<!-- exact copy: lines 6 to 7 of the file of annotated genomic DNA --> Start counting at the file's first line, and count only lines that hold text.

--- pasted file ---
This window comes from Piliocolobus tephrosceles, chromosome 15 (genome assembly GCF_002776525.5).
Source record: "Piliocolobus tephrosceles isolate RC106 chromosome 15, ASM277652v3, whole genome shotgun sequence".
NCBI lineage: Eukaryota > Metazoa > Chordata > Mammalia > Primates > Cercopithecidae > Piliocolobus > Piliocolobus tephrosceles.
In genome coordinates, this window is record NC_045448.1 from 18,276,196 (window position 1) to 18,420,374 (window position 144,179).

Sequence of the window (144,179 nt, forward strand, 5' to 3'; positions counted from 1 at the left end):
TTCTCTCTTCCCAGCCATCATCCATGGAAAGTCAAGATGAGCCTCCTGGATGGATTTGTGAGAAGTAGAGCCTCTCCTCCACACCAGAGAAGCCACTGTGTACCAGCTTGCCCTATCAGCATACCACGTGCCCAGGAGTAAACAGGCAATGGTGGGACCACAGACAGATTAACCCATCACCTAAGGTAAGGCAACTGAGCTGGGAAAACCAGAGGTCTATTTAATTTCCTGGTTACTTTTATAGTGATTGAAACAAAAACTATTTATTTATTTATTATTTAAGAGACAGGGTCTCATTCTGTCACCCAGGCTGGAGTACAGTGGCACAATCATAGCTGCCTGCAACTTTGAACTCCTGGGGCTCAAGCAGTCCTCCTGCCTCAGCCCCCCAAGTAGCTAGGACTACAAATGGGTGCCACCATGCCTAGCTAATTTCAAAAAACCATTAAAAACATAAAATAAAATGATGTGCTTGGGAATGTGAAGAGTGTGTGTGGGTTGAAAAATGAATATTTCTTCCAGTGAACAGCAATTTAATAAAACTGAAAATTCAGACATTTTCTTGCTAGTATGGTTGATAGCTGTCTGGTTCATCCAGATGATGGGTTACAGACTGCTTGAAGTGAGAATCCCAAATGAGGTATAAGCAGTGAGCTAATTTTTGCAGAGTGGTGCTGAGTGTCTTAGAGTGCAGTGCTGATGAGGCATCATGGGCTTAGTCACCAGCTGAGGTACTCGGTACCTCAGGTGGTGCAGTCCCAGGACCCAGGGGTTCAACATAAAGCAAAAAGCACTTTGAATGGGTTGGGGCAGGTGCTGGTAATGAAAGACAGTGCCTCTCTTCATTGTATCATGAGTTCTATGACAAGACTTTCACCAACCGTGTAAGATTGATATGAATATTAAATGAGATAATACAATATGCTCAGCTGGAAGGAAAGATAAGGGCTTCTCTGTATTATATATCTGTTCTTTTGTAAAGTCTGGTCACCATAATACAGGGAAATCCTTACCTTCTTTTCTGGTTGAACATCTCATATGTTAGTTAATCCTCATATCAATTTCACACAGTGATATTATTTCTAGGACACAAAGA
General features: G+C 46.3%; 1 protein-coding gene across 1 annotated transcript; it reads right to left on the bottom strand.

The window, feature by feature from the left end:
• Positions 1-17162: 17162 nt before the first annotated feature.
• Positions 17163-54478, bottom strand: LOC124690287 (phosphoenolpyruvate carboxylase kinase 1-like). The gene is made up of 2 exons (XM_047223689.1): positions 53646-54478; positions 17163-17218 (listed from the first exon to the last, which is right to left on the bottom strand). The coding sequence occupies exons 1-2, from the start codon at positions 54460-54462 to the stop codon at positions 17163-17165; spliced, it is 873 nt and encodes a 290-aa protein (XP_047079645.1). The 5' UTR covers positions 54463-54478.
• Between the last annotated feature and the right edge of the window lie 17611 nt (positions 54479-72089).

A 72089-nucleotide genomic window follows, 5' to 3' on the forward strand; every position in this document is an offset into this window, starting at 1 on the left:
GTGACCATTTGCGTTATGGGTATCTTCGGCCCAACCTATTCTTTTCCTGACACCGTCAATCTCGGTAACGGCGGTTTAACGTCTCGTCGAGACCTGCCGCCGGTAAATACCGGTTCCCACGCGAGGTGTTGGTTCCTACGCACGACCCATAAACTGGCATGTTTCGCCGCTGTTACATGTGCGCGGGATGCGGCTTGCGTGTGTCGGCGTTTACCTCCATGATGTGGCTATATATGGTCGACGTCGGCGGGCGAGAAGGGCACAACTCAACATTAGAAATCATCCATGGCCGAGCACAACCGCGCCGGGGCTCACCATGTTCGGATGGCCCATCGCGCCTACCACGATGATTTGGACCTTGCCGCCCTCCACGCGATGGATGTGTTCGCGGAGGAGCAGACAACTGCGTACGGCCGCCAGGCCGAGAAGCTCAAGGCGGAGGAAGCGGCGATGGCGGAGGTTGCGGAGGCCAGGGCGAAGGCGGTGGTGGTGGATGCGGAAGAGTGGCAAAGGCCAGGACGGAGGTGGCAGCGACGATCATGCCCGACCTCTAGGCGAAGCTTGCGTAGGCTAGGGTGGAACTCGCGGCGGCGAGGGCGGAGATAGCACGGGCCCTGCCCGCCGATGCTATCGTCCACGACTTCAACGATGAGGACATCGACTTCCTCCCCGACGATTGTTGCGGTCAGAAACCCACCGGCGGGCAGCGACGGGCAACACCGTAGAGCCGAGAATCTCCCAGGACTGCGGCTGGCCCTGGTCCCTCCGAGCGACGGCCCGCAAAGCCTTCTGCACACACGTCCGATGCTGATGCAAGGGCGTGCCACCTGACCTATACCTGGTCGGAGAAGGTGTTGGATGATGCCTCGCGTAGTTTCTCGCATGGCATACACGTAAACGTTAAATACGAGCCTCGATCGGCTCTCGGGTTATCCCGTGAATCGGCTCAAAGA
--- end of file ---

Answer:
TTCTCTCTTCCCAGCCATCATCCATGGAAAGTCAAGATGAGCCTCCTGGATGGATTTGTGAGAAGTAGAGCCTCTCCTCCACACCAGAGAAGCCACTGTGTACCAGCTTGCCCTATCAGCATACCACGTGCCCAGGAGTAAACAGGCAATGGTGGGACCACAGACAGATTAACCCATCACCTAAGGTAAGGCAACTGAGCTGGGAAAACCAGAGGTCTATTTAATTTCCTGGTTACTTTTATAGTGATTGAAACAAAAACTATTTATTTATTTATTATTTAAGAGACAGGGTCTCATTCTGTCACCCAGGCTGGAGTACAGTGGCACAATCATAGCTGCCTGCAACTTTGAACTCCTGGGGCTCAAGCAGTCCTCCTGCCTCAGCCCCCCAAGTAGCTAGGACTACAAATGGGTGCCACCATGCCTAGCTAATTTCAAAAAACCATTAAAAACATAAAATAAAATGATGTGCTTGGGAATGTGAAGAGTGTGTGTGGGTTGAAAAATGAATATTTCTTCCAGTGAACAGCAATTTAATAAAACTGAAAATTCAGACATTTTCTTGCTAGTATGGTTGATAGCTGTCTGGTTCATCCAGATGATGGGTTACAGACTGCTTGAAGTGAGAATCCCAAATGAGGTATAAGCAGTGAGCTAATTTTTGCAGAGTGGTGCTGAGTGTCTTAGAGTGCAGTGCTGATGAGGCATCATGGGCTTAGTCACCAGCTGAGGTACTCGGTACCTCAGGTGGTGCAGTCCCAGGACCCAGGGGTTCAACATAAAGCAAAAAGCACTTTGAATGGGTTGGGGCAGGTGCTGGTAATGAAAGACAGTGCCTCTCTTCATTGTATCATGAGTTCTATGACAAGACTTTCACCAACCGTGTAAGATTGATATGAATATTAAATGAGATAATACAATATGCTCAGCTGGAAGGAAAGATAAGGGCTTCTCTGTATTATATATCTGTTCTTTTGTAAAGTCTGGTCACCATAATACAGGGAAATCCTTACCTTCTTTTCTGGTTGAACATCTCATATGTTAGTTAATCCTCATATCAATTTCACACAGTGATATTATTTCTAGGACACAAAGA
General features: G+C 46.3%; 1 protein-coding gene across 1 annotated transcript; it reads right to left on the bottom strand.